There’s an interesting article in today’s Guardian:

looking at the likelihood of people who have started volunteering as part of a CSR/ESV scheme continuing now the economic outlook is on the gloomy side. They reckon people will continue to volunteer on the grounds that; “There’s a recognition among employees that times are tough for lots of people so the idea is ‘Let’s see how I as an individual can help'”.

Is that people’s experience, or is CSR falling by the wayside?

Comments (2)

Earlier this year, before the credit crunch, i wrote this piece, regarding ESV and its future, worth re-visiting i feel.
In respect of the question posed “What is a volunteer”, I’d like to widen the debate further. Speaking as both as a long standing volunteer in my own right, and as a volunteer manager, I personally see it like this. In a nutshell, volunteering is any activity that is undertaken without any expectation of money and/or monies worth in relation to volunteering activities undertaken, over and above legitimate expenses. In order to help contextualise this; true volunteering would in my opinion NOT include “volunteering” such as ESV (employer supported volunteering), importantly where such ESV meant that a person would still be receiving their normal daily wage whilst undertaking “work” for an organisation as a “volunteer”. I am aware that there is somewhat of an undercurrent, even a paradigm shift towards ESV in certain quarters. However, whilst there may be a current desire to focus in on and use ESV volunteers, especially, although not exclusively, in relation to “changing rooms” type opportunities; I am somewhat concerned that there is actually a sector need for ESV “volunteers” as is being suggested by some, for example through training programs etc; typically in relation to alleged ever diminishing numbers of people wishing to volunteer; which I feel is probably more to do with what opportunities organisations are offering, allied to the re-enforcement of positive relative benefits to individual volunteers, rather than scaremongering about a near future, often almost apocalyptic vision of a volunteer famine, and who’s only salvation will be ESV, and the involvement of big business and their employees. The fact is that the population of UK Plc is growing not shrinking; we have an ever increasing pool of people who are new to these shores, our culture and possibly new to the concept of volunteering; as such we should be, being more creative in recruiting such people, which not only increases volunteer numbers but also helps in respect of integration, social cohesion, and sense of belonging. Equally, age should no longer be a restriction in respect of volunteering; we all have as managers a fantastic opportunity to tap into the baby boomers, their skills and knowledge as many approach retirement and are considering their future options. Let’s never lose site of the many loyal and independent volunteers, many of whom will never have had any contact with big business and ESV programs, and who have brought us this far, and for many of us to the positions we hold today. We should never forget that people for what ever reason, be that altruistic or not, traditionally volunteer in their own right, for their own reasons and under their own steam; and in the main those new to volunteering just need signposting appropriately from the many good and valuable volunteer centres across the country. I wonder when the credit crunch begins to bite within business, how soon will it be that such businesses say to ESV volunteers, unfortunately given the current climate, the reality is that we need you here working for us, or I’m sorry but we can no longer afford for you to volunteer on our time; as such will there be any thought given to the organisations who have become involved with ESV volunteers? Going back to, “What is a volunteer?” Personally, I volunteer because I want to, because it’s different from my day job, because I am involved with a different group of people, with a different outlook on life, but fundamentally I volunteer because I get something out of it and enjoy it, is this altruistic? Is my willingness to volunteer with what could be seen as altruistic leanings a result of bad volunteer management from the organisations I work with, absolutely not! I do not, and would not “volunteer” as I do if the volunteering was part of some prescribed personal/professional development plan driven by business in order to be seen to be doing something for “the community” and to tick a moral box.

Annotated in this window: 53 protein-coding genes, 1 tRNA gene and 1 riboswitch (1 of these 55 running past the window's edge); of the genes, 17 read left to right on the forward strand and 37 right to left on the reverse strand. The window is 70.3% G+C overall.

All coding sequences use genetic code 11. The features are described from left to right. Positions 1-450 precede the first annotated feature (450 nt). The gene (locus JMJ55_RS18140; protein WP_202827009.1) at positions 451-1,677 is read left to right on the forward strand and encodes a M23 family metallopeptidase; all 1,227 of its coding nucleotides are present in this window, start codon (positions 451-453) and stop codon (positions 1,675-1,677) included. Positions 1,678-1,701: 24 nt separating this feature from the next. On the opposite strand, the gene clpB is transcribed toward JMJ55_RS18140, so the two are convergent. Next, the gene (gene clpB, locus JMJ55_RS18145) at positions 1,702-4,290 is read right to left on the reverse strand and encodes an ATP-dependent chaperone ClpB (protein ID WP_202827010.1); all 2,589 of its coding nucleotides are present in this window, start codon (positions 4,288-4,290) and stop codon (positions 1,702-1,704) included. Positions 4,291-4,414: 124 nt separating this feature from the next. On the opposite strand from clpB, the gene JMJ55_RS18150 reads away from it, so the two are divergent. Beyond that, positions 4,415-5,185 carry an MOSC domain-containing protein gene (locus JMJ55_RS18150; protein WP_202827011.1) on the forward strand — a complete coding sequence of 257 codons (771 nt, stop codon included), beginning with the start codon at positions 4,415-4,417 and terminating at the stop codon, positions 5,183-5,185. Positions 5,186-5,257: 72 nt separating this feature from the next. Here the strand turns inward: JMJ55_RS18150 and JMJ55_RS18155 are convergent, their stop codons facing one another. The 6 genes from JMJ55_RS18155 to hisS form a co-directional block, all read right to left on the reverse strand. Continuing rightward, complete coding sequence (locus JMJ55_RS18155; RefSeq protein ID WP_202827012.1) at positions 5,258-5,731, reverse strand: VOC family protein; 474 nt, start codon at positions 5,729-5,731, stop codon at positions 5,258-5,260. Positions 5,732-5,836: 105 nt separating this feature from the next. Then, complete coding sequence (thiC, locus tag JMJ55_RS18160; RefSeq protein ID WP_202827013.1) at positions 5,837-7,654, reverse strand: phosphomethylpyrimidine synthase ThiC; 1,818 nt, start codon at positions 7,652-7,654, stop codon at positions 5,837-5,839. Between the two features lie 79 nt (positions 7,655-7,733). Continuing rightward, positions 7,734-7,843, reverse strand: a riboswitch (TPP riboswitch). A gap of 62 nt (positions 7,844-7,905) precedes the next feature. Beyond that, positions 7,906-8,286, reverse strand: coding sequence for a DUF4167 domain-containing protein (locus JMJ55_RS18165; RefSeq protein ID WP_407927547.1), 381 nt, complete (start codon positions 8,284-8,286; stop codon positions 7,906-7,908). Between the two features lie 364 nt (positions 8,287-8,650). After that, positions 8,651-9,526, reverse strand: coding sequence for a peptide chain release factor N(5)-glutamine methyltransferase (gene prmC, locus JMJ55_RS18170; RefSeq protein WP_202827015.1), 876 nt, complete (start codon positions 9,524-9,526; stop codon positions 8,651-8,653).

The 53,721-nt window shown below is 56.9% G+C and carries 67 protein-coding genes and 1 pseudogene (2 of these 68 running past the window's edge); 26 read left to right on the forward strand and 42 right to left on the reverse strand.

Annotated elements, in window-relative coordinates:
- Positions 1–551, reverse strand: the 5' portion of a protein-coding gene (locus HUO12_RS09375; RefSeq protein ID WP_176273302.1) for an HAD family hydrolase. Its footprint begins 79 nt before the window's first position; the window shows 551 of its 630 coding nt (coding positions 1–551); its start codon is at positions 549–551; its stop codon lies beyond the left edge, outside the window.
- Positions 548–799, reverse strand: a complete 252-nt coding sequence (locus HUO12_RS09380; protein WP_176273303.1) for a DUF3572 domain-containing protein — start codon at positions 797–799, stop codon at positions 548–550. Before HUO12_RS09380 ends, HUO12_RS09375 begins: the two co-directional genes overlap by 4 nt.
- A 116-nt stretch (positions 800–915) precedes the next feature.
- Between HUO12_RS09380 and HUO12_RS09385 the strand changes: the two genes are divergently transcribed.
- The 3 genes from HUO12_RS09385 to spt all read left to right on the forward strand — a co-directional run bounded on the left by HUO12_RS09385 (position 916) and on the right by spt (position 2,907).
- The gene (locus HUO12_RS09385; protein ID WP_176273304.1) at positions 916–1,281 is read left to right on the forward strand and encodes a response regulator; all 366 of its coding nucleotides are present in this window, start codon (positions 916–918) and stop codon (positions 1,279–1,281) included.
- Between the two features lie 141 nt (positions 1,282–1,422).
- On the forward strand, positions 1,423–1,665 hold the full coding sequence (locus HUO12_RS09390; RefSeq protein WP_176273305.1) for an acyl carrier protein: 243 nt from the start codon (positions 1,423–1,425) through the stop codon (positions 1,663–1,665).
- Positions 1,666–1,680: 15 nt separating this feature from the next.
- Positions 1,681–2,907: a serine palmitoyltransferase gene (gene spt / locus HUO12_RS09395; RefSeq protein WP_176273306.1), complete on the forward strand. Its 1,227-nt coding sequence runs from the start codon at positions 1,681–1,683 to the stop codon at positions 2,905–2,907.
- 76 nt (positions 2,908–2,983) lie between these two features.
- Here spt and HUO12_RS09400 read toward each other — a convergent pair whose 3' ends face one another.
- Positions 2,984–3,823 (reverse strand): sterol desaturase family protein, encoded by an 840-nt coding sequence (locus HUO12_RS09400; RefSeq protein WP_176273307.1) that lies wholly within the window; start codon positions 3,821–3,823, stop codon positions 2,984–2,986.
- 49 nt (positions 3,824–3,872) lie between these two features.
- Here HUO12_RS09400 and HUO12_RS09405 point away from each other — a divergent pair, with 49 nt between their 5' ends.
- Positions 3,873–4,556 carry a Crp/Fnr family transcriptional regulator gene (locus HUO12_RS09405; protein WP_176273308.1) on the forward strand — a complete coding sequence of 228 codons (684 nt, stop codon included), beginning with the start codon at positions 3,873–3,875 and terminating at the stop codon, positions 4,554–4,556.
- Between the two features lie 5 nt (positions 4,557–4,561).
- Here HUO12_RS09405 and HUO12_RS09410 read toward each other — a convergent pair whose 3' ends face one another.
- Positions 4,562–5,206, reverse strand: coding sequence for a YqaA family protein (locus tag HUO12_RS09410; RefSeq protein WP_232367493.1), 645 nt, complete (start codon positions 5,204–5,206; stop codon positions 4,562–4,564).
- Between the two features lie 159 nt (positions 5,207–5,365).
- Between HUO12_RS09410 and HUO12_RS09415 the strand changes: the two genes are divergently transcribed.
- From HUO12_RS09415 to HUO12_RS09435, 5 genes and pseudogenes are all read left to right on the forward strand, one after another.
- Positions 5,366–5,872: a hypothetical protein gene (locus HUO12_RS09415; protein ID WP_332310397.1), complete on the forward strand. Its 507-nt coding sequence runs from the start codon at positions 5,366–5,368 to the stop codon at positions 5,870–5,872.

First Submitted by nshaw on Thu, 21/08/2008

Although I fully acknowledge the continuing debate around whether or not such support can truly be called volunteering and, as importantly, the common imbalance of power between company and charity, it seems a shame that these could stop a voluntary organisation from benefitting from time, resources and expertise that they might otherwise have to pay for, or do without. Increasingly companies are offering skilled staff for longer term roles that can help organisations on a more strategic level. If your charity could benefit from this – isn’t it worth at least considering someone from the corporate sector? Semantics shouldn’t stop you.

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